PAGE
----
When Maple Street resident Agatha Cummings reentered the workforce seven years ago — newly divorced and with her two children finally on their own — she turned to the field she knew best; publishing.

With a doctor’s degree in creative writing, several published short stories to her credit, and previous work experience as a textbook editor, she landed a job as an apprentice agent at Durant’s Jennifer Patrick’s literary agency.

“I thought the agent’s job would be a good way to stay in the publishing field and earn a decent living”, Cummings, 47 recalls.

Boy was she wrong.

“I was a horrible agent,” she says. “I have never failed so completely at anything. Despite trying very, very hard, I just couldn’t sell”.

The one bright spot in her job was reviewing the sprinkling of children’s book submissions. Unfortunately, the agency’s focus was on adult manuscripts, and the firm’s president, Jennifer Patrick, wasn’t interested in branching into the children’s market. Nevertheless, because of her background as a textbook editor, Cummings read many of these manuscripts with interest.

One in particular, by an emerging author, caught her eye. “I thought it was a good book and very publishable, so I proposed to the president of the agency that I work with the writer on editing the manuscript,” says Cummings. “I became very involved in the project. And suddenly I thought. Oh, this is what I really want to do.”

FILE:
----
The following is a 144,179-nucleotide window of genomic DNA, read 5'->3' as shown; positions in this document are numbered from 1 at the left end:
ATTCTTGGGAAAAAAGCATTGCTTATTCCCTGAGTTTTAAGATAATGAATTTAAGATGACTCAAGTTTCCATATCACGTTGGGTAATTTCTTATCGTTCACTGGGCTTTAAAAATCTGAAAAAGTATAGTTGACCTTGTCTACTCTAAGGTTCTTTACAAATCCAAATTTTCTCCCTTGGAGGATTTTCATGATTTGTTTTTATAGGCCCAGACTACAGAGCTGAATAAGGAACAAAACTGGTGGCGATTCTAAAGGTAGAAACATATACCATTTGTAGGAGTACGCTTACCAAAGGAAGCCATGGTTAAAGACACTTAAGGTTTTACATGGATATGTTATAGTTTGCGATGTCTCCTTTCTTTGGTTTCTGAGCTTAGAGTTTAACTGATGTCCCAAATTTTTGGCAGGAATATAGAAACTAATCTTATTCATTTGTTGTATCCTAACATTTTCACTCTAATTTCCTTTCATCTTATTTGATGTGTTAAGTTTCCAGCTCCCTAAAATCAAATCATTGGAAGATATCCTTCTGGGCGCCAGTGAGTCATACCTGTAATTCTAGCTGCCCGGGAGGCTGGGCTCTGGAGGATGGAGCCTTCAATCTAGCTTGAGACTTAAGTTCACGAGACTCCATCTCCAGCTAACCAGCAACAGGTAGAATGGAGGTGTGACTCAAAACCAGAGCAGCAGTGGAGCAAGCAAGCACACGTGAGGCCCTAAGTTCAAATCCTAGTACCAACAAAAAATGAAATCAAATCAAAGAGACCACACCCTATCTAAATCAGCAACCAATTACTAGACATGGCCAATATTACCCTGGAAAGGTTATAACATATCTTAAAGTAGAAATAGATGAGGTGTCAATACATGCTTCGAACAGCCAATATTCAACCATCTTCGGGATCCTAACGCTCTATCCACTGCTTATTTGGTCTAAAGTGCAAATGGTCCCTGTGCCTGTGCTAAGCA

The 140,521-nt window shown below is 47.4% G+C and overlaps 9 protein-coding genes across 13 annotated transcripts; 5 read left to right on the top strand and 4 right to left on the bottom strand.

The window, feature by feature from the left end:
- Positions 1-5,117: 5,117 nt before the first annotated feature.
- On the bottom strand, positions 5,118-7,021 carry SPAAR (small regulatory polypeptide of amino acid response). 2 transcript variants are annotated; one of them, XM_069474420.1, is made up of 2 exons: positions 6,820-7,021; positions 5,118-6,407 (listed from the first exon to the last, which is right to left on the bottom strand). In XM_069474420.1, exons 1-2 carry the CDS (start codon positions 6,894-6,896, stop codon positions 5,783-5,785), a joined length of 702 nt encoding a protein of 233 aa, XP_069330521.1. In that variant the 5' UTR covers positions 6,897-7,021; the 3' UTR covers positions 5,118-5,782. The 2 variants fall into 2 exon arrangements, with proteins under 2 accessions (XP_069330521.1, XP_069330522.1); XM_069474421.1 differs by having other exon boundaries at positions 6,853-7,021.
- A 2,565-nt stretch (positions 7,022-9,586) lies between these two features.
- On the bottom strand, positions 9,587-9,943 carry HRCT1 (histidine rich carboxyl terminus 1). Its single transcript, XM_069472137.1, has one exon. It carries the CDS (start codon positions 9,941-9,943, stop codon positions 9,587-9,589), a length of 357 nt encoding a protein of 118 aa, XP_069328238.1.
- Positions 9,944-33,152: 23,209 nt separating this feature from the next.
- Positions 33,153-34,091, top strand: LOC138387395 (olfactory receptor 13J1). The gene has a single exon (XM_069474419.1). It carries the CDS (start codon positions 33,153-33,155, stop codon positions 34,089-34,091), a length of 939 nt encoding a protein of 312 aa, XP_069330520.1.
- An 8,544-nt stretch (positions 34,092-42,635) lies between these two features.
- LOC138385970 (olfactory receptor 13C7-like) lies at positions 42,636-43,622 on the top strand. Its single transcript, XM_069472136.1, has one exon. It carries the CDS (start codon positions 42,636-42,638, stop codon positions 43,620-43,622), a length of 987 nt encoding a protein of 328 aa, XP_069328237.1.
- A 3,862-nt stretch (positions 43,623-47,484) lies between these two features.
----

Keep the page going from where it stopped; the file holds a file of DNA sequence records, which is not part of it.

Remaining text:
Except for a short story she’d published in the kids’ magazine Home with Us in the early 1980s when her daughter was a toddler. Cummings had written solely for adults. “Writing adult short fiction is fun and changing,” says Cummings, “but in the end, no one reads short stories except other short story writers. So we all sit around writing for one another. On the other hand, there’s a reason to write for children other than self-expression. There is a real need to write well, to capture an audience for whom a book can make a difference. No matter how many books children don’t read, and no matter how many children don’t read books, and [no matter] how much competition there is, from soccer to television, children still do read books. Some-limes they’re forced. Sometimes they’re encouraged. But a single book can make a tremendous difference in the life of a child.”

Soon after she decided to pursue writing for children, she quit her job at the agency — but not before her former boss signed her on as a client.